How a pair of used skis can change everything
When I was 12, my uncle sent me a pair of his old downhill skis. They were Rossignols, and they had grey-coloured top sheets with colourful stripes to connote speed, and by contemporary standards, they were probably 15cm too long for me, and at least 50mm too narrow. On the other hand, they were my first pair of downhill skis, and they were from my uncle, who rode motorcycles and lived in a cabin outside Leadville, Colorado, and was therefore perhaps the very coolest of my blood relations. Or of pretty much anyone else I knew, for that matter.
The gift of my uncle’s hand-me-down skis was a big deal. My family lived in Vermont, and we were poor. Or if not poor, at least poor-ish, which is to say, we weren’t lacking for basic essentials of food and shelter. But neither were we in a position to outfit me with skis. It might be a stretch to suggest that if not for my uncle’s generosity, I’d never have learned to ski. On the other hand, it might not be.
It’s no secret that downhill skiing is embarrassingly lacking in socioeconomic diversity (it’s unfortunately lacking in other types of diversity, too, but for now, I’m talking money). By and large, skiing is a wealthy person’s sport, with over half of the 9.4 million US skiers belonging to households earning more than $100,000 (comparatively, only about 20% of total households earn this much). Cycling isn’t much better; a study conducted by McGill University showed that in 2008, 13 percent of cyclists had a household income of $100,000 or more. By 2013, the year the study was conducted, one-quarter of the respondents' household income was above $100,000. Not an encouraging trend.
Of course, none of this is any secret to those of us working in the outdoor industry; hand-wringing over the lack of all types of diversity among both participants and the industry itself is as common as apres pints and powder day fist bumps. Of course, it’s no mystery why the sports we love so much are bloated with rich, white people: It’s because they’re really freakin’ expensive.
Over the past few months, as I - and you, presumably - have endured the lockdowns and isolation associated with COVID-19, I’ve reflected frequently on my good fortune to have been the recipient of my uncle’s old Rossignols. For the first month of lockdown, while the snow was still abundant in the hills surrounding my northern Vermont home, I skied almost every day. The resorts were closed, of course, so I toured through the neighbouring fields and forests, grateful for the ease of access, for the gear that made my outings possible, and, perhaps more than anything, for the simple fact that I had such an outlet to help me cope with the anxiety of the moment. In other words, the privilege wasn’t simply that I had an opportunity to get out and have fun; it was that I possessed the means for maintaining my emotional equanimity. Or at least as much equanimity as I’m capable of.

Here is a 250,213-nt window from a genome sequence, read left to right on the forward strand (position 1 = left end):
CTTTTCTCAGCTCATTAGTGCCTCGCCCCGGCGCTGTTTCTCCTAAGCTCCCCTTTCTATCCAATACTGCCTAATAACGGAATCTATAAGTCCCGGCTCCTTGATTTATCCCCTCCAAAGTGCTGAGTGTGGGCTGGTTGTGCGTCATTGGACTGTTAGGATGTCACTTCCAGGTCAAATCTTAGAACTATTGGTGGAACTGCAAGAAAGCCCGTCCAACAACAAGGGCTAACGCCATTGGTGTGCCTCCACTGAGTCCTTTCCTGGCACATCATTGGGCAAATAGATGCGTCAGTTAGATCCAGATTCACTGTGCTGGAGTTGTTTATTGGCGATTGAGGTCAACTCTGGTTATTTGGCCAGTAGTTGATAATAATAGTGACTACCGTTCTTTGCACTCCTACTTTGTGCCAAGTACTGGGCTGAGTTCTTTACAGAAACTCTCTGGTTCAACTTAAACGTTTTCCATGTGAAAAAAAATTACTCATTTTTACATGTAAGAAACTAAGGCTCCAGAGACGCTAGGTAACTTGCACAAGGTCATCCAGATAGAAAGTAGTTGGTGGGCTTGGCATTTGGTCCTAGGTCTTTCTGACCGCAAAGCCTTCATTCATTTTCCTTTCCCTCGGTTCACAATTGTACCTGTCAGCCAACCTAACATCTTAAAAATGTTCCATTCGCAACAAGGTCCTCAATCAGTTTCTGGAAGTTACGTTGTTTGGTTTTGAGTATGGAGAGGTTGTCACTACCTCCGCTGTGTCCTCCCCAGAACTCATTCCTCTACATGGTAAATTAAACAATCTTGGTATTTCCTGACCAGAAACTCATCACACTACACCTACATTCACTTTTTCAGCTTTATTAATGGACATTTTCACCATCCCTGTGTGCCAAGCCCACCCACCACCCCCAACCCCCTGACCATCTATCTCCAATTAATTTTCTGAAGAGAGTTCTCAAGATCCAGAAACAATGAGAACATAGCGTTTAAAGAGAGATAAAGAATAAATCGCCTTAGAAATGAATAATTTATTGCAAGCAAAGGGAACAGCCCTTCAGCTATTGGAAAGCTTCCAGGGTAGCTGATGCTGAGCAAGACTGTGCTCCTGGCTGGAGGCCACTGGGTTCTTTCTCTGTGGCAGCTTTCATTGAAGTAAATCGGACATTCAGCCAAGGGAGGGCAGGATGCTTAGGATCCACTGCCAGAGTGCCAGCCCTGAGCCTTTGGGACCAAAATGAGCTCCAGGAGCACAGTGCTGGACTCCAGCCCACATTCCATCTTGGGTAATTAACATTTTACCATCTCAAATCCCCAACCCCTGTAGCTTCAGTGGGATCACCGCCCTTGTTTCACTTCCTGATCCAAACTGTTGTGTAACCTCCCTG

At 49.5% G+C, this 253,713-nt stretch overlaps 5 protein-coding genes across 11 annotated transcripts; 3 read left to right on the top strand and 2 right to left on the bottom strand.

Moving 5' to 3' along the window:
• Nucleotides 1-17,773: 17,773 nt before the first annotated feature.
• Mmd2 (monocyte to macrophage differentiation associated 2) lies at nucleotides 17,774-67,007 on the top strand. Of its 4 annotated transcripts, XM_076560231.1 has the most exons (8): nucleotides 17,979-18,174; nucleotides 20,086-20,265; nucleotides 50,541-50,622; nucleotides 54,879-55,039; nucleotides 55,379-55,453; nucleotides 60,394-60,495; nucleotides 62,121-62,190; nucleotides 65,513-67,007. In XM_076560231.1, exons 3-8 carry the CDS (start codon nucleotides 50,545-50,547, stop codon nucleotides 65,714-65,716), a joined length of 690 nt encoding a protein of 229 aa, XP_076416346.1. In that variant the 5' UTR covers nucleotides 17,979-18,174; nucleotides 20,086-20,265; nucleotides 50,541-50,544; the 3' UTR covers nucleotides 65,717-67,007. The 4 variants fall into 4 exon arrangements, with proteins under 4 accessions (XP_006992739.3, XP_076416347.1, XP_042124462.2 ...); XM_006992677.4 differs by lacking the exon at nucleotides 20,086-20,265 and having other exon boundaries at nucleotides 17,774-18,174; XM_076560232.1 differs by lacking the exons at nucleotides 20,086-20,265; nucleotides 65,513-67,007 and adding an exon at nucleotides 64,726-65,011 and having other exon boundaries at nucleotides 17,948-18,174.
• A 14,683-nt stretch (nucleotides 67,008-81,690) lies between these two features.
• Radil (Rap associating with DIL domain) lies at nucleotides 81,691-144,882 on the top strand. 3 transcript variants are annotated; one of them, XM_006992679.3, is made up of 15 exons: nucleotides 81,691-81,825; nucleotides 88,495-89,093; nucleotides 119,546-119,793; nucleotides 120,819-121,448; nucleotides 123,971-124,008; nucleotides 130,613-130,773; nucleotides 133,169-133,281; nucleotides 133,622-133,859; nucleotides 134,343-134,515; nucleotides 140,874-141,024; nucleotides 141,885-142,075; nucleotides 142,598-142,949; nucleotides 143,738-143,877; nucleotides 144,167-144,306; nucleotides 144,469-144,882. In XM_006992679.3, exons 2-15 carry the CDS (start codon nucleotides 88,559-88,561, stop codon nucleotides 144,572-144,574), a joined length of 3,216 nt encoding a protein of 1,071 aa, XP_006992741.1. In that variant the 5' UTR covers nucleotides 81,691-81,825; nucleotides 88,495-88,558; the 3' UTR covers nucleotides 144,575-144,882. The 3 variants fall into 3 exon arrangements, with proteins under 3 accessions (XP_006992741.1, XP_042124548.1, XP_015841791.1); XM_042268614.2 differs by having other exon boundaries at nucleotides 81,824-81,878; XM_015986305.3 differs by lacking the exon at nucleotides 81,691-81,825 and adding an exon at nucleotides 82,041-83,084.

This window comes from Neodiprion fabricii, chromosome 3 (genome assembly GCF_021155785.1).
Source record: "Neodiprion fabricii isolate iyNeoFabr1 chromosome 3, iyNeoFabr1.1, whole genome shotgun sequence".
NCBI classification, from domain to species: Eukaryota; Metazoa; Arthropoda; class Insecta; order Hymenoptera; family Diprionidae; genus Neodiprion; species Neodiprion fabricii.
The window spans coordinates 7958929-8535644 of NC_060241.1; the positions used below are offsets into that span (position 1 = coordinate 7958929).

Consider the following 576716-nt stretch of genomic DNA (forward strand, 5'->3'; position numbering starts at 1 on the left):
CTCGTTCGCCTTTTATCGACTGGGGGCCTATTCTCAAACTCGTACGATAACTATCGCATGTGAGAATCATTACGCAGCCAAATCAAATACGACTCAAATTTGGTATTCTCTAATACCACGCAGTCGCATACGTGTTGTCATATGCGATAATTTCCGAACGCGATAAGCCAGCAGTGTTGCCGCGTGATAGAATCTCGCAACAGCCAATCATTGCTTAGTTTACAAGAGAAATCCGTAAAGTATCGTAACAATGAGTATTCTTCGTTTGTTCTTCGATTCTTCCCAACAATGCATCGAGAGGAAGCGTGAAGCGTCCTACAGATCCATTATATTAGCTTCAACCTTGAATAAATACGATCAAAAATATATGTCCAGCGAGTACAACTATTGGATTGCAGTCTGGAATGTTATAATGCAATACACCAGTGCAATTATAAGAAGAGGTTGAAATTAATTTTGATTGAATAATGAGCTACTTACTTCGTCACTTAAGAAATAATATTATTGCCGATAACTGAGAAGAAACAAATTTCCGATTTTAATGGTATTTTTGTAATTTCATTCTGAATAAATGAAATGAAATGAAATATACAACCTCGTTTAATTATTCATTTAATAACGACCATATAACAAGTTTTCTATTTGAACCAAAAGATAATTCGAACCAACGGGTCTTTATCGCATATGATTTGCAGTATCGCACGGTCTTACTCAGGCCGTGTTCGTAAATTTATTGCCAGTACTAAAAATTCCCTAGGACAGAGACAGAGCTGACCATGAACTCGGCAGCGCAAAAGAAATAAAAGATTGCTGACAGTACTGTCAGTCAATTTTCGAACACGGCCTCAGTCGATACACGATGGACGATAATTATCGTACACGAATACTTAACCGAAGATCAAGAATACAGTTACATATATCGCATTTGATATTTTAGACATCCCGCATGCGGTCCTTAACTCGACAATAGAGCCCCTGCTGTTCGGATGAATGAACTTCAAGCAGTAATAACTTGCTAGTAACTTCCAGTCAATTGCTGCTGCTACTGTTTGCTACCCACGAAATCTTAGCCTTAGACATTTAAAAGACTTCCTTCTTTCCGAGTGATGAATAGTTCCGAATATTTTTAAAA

As the snow melted, and the sun reemerged from its annual hibratory period, I pulled my bike out of the basement and began pedaling long, slow miles on the gravel roads around my home. My bike is not fancy; it’s a half-decade-old hardtail that I bought used a couple years back for less than half of its $1200 retail price. Indeed, by the standards of my cycling-obsessed friends, it’s frankly a bit of a piece of crap, and it’d been on my mind to upgrade this season. But in the midst of the pandemic, with millions of my countrymen and women (not to mention dozens of my friends and neighbours) losing their jobs, and many of them sliding rapidly into poverty, I was blessed with a renewed sense of appreciation. Again, not merely for my old bike, or for the network of socially-distancing-friendly back roads that originate at the end of my driveway, but mostly for the simple fact of the activity itself, how it reliably focuses and quiets my too-busy mind. And if ever I needed some focusing and quieting, this was the time.
Here is my point: Someday, we will emerge from this pandemic, and from the associated economic fallout. Surely, the ranks of the economically marginalized will have only grown. Surely, the solutions to the exclusive nature of our beloved sports and industry will not have presented themselves. If anything, they are likely to feel even further from our grasp, and no matter how badly we might want to share the sports that give us joy when we want it, and peace when we need it, the barriers to entry will feel higher than ever.
Except that maybe, just maybe, they aren’t. Last weekend, in a pandemic deep cleaning frenzy, I unearthed my sons’ first pairs of downhill skis. They’re nothing fancy; we bought them used four seasons ago. But they’re decent skis in decent shape, and not entirely obsolete. My first thought was to hang onto them until the start of next season, and post them on Craigslist or Facebook Marketplace. I bet I could turn them into $200 cash pretty quick. But then I thought about those old Rossi’s my uncle sent me. I thought about everything those skis had opened up for me, and how I could string a thread from my first green circle descent, to the bike ride I took just yesterday, more than 30 years later.
And I realized that the only thing I can rightly do, the only thing that makes any sense at all, is to find some kids who might not otherwise get skis, and just give the damn things away.